Paul Stephen Benjamin’s current video installation at Poem 88 in Atlanta, Georgia, God Bless America (2016), is a monument to the ambiguous relations between cultural achievement and state patriotism within the contemporary African American political experience. Read against the traumatic history—and current iterations—of racial terror, state violence, and surveillance leveled systematically at Black Americans throughout our nation’s history, God Bless America’s synthesis of flickering and fragmented sound, song, and image gives form to the restless, beautiful, subversive vibrations and tensions that underpin Black dissent in the era of Black Lives Matter.
There are several immersive conditions provocatively employed by the artist that encourage viewers to engage with the work as if it were a religious shrine. Sixty-five video monitors form a towering assemblage organized into ziggurat-like configurations within a corner of the gallery, enclosing the space in a blanket of sonic reverberation. The screens shine luminously with intermittent, strobing rhythms of red, blue, and white light. In front sits a smaller cluster of monitors, one large and three small—a kind of altar protected by the radiant shell of colored light and sound that surrounds it. Aretha Franklin’s powerful 1977 video broadcast of God Bless America, My Home Sweet Home, which she performed for President Jimmy Carter’s inauguration, sits front and center like an icon, yet her voice—rich and booming in celebration of the presidential election—remains caught in a binding, repetitive sample of the song’s title, disallowing her song to be sung in its entirety. Franklin’s regal image is interrupted again by the pulsing, monotonous echo of rapper Lil Wayne, whose tripartite image forms a pedestal for the “Queen of Soul,” and whose own repetition of a phrase from his 2013 single “God Bless Amerika” punctures the uplifting narrative and melody of the national hymn, turning it into an ironic, questioning, politicized chant. Together, Franklin’s and Lil Wayne’s voices pulsate in discordant simultaneity and transform the space of the gallery into a strange spiritual arena where the communal experience of worship intersects with a pointed interrogation of American political ideology and belief.
The tone of these repetitive, chanting voices is rendered unclear. Their words, and the cadence with which they are presented, could be a call to prayer, the enunciation of a wish, a rigid command, a meaningless compulsion, or a subversive joke, and this is precisely the point. For many African Americans and people of color, the “blessedness” of America and its assumed embodiment of democratic values, equality of opportunity, and protection of human rights is a difficult pill to accept and swallow. The line between pride for and loyalty to one’s country alongside the reality of being Black in America is one ridden with tension, skepticism, and deep rage for the inhumane indignities of slavery, segregation, mass incarceration, racial profiling, the draining of socioeconomic and educational opportunities, and state-sanctioned violence against communities of color.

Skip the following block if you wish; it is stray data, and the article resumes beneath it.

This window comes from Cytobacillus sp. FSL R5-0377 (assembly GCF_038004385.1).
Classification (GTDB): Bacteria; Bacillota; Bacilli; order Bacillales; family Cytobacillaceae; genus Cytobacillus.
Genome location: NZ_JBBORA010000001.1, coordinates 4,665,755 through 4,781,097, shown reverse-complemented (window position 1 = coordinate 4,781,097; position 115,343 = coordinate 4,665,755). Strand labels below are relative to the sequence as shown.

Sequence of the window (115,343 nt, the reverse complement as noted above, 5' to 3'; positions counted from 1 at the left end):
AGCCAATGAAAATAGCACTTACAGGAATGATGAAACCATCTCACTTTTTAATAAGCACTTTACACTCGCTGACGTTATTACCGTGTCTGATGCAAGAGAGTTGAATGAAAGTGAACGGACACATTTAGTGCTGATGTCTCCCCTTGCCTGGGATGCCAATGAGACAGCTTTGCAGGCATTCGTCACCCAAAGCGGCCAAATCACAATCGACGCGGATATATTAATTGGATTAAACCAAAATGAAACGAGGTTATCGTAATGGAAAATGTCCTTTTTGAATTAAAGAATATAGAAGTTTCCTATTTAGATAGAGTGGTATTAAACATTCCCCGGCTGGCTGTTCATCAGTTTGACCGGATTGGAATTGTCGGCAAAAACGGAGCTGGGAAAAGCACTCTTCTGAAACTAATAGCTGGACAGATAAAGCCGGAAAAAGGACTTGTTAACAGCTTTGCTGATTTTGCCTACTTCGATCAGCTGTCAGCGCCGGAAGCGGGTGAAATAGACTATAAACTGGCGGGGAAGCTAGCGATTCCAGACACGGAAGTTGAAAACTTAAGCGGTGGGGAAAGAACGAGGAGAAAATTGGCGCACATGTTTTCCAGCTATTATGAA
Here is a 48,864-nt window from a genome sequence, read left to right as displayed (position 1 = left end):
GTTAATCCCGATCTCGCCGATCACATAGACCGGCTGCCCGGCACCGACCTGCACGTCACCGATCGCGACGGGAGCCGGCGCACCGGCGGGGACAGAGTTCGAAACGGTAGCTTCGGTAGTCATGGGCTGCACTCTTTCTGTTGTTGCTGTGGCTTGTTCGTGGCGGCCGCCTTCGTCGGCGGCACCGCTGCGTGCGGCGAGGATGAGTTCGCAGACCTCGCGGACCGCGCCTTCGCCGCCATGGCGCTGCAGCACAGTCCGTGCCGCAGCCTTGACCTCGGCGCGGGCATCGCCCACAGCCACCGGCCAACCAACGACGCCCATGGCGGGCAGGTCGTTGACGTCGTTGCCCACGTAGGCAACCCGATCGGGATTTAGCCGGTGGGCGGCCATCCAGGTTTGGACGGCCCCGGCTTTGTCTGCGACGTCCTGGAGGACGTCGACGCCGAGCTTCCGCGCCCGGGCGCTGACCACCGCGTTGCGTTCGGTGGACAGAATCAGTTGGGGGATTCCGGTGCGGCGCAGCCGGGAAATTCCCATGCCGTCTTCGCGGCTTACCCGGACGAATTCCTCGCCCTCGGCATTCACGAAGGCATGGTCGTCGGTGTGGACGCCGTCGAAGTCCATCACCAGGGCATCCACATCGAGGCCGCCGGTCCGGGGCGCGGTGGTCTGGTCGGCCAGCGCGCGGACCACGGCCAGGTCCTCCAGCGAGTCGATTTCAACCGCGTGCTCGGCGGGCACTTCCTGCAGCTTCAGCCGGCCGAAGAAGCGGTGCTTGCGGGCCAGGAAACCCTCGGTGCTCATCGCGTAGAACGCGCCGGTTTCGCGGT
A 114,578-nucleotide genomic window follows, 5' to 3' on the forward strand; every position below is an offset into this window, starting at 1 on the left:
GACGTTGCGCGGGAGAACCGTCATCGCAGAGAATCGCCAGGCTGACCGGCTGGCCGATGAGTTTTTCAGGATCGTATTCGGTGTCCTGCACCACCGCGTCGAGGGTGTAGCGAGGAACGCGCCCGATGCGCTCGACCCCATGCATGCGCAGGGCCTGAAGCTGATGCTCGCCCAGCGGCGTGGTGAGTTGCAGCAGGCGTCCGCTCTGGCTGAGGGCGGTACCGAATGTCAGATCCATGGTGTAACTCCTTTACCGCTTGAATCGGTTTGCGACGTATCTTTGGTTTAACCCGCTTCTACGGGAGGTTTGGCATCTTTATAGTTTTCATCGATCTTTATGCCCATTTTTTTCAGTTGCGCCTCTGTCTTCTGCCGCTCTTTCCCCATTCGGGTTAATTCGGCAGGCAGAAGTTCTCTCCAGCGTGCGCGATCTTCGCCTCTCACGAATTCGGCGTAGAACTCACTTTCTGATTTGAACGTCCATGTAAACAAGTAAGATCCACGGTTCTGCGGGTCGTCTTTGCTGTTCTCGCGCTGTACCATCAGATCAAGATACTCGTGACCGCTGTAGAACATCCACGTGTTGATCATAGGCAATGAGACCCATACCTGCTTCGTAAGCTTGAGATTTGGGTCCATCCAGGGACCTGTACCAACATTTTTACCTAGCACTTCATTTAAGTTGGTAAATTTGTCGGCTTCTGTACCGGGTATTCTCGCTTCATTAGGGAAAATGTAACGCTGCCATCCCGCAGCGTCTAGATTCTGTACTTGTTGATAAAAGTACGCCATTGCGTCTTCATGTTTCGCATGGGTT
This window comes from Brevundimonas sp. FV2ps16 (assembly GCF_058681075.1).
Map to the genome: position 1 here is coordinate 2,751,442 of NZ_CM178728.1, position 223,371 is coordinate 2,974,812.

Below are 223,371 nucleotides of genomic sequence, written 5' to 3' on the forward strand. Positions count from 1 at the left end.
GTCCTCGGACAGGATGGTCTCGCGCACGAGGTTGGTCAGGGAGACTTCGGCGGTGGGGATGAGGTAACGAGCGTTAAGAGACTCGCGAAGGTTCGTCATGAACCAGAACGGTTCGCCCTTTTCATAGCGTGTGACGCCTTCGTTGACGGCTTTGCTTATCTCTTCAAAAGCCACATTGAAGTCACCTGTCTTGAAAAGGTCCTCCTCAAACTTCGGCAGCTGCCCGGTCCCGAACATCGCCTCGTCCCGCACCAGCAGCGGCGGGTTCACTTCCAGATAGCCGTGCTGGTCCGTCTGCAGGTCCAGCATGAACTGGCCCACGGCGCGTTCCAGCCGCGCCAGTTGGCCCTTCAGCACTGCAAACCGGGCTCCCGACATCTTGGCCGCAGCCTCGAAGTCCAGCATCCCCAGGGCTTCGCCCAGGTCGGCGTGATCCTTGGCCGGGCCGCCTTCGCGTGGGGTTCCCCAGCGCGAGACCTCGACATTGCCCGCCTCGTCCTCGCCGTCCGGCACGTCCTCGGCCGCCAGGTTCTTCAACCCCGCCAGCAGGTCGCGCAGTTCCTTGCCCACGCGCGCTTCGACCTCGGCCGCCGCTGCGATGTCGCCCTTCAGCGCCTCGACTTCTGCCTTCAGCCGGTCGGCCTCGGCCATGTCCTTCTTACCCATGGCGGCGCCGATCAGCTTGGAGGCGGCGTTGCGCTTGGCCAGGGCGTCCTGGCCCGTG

A thoughtful acknowledgement of America’s historical treatment of African Americans renders as a passionate truth Benjamin’s desire to respond ambiguously to the issue of Black patriotism, and “calls attention to the violation of these black lives that don’t matter”—that have never mattered. By collapsing Franklin’s voice—a voice so associated with the hopes and struggles of the Civil Rights movement—with the cold, dissenting enunciations of Lil Wayne’s scathing album I Am Not a Human Being II, Benjamin forces us to consider the legacy of the 1960s alongside our contemporary moment. Ours is a moment in flux, reeling and reorganizing the principles of a multifarious concept of “Blackness,” intersectional politics, resistance movements, and new or future coalitions of resistance and reform. Standing in front of Benjamin’s altar to the Black voice, one is reminded of the ways in which Black voices have been shut down, interrupted, ignored, or manipulated in the past—the fragmented speech trapped in an endless cycle of permanent unfinished-ness—and the persistence of Black voices rising up to disturb the subjugation of voices of color in American culture.
God Bless America will be on view at Poem 88 in Atlanta, Georgia, through October 29, 2016.
 My thanks must go to Ms. Robin Bernat, Owner and Curator of Poem 88, and Mr. Jon Ciliberto for their assistance with the research and writing of this article.
 See curator Robin Bernat’s short curatorial statement “Paul Stephen Benjamin: God Bless America” (September 2016), written for the opening of the exhibition at Poem 88 in Atlanta, GA on September 17, 2016.
 See Dr. Daphne A. Brooks’s essay “Second Coming: Daphne A. Brooks on Modern Protest Pop,” in Artforum, vol. 54, no. 10 (Summer 2016), 123–128.